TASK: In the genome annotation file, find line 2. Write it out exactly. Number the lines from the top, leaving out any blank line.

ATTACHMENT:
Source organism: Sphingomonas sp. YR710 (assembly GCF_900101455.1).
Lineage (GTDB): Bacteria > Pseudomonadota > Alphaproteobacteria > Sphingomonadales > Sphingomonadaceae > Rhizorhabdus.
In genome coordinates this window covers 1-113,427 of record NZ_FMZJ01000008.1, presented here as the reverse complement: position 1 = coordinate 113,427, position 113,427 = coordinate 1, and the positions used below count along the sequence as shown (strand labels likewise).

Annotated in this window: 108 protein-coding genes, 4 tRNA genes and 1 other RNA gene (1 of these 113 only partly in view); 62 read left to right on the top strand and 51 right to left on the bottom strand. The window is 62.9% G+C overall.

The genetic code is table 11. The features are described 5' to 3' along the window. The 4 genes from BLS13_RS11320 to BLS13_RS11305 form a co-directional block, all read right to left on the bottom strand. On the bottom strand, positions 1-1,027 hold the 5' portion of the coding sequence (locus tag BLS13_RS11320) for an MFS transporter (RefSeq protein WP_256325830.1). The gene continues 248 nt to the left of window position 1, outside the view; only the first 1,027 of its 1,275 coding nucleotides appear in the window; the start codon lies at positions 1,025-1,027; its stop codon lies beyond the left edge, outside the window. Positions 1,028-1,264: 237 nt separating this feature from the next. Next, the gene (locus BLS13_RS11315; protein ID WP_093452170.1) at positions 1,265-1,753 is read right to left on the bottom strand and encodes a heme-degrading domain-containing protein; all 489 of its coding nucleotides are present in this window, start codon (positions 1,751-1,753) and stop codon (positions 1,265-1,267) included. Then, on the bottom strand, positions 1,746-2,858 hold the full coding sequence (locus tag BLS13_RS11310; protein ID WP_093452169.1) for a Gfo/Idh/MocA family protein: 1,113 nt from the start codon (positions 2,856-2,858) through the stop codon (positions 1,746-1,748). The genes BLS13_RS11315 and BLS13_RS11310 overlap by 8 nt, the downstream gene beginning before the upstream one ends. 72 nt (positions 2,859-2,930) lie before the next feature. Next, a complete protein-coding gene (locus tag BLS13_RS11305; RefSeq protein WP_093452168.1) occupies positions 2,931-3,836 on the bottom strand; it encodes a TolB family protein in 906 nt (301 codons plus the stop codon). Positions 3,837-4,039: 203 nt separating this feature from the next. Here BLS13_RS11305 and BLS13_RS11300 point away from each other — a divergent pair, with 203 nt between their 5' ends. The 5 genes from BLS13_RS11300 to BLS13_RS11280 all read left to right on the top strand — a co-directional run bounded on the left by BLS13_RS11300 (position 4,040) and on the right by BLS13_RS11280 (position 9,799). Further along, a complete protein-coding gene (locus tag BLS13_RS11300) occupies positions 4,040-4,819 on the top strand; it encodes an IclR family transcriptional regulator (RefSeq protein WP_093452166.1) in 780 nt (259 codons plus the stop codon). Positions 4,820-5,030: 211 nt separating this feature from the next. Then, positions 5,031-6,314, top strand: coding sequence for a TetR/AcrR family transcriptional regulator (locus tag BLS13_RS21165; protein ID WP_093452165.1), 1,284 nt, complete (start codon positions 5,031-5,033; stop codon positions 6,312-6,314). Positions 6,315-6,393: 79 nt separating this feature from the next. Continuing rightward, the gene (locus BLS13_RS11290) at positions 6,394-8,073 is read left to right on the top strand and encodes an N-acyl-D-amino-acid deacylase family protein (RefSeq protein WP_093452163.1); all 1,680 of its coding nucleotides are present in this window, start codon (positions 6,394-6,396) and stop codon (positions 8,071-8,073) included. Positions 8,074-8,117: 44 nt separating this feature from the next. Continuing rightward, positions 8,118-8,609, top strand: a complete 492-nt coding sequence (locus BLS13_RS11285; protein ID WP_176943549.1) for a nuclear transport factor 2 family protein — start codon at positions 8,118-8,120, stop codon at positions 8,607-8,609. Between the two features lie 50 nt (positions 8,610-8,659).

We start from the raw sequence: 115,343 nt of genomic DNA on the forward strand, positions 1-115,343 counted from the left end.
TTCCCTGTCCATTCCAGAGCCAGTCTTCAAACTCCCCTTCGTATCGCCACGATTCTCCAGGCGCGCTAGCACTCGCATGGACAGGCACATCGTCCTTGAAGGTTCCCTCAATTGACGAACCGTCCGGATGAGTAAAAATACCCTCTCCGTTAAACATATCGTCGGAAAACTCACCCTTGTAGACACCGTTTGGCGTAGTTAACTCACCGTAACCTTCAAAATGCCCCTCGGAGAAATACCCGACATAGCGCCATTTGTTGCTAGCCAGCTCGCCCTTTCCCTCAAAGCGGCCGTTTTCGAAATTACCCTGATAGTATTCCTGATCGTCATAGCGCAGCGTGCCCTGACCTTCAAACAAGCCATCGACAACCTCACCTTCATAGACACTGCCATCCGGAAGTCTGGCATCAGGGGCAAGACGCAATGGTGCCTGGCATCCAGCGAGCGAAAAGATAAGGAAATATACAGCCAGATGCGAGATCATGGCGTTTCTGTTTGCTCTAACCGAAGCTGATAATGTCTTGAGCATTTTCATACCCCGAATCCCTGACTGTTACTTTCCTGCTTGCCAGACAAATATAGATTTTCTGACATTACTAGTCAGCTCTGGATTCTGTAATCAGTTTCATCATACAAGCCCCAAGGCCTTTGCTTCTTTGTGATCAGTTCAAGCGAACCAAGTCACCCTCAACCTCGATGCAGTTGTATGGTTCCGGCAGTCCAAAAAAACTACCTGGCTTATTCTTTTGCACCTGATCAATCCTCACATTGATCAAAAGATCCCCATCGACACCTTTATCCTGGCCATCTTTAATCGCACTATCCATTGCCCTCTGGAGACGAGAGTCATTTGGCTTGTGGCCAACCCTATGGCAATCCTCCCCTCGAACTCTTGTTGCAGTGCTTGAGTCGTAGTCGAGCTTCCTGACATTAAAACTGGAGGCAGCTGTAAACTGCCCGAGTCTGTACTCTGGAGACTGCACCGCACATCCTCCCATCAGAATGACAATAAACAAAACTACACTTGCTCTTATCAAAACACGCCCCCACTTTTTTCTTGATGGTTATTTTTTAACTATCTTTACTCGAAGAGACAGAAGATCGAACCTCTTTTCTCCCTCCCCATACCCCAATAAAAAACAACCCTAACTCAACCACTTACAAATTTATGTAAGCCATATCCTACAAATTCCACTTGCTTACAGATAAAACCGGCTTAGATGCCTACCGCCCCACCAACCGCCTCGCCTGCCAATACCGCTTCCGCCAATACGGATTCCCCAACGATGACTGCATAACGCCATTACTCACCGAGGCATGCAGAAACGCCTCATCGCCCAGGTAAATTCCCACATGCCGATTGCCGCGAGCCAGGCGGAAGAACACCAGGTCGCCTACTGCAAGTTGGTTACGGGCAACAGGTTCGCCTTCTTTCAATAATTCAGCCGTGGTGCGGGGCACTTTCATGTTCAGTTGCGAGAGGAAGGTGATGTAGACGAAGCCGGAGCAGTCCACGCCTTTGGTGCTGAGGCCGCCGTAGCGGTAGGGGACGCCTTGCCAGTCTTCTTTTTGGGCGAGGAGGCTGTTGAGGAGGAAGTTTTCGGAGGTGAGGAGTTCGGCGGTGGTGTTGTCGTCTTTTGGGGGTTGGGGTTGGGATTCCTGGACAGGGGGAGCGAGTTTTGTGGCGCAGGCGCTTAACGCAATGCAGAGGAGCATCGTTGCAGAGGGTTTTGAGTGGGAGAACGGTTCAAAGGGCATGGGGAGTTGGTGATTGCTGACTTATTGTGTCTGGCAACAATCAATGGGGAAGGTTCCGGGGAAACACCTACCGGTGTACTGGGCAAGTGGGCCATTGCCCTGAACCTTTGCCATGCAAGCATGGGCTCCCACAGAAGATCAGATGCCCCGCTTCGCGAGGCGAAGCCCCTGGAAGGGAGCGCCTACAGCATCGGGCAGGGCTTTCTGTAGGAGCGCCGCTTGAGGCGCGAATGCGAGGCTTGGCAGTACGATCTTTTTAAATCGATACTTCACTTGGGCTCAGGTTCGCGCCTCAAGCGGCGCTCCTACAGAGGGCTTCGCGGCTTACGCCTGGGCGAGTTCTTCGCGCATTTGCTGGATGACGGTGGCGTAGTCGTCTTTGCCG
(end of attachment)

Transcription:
Lineage (GTDB): Bacteria > Pseudomonadota > Alphaproteobacteria > Sphingomonadales > Sphingomonadaceae > Rhizorhabdus.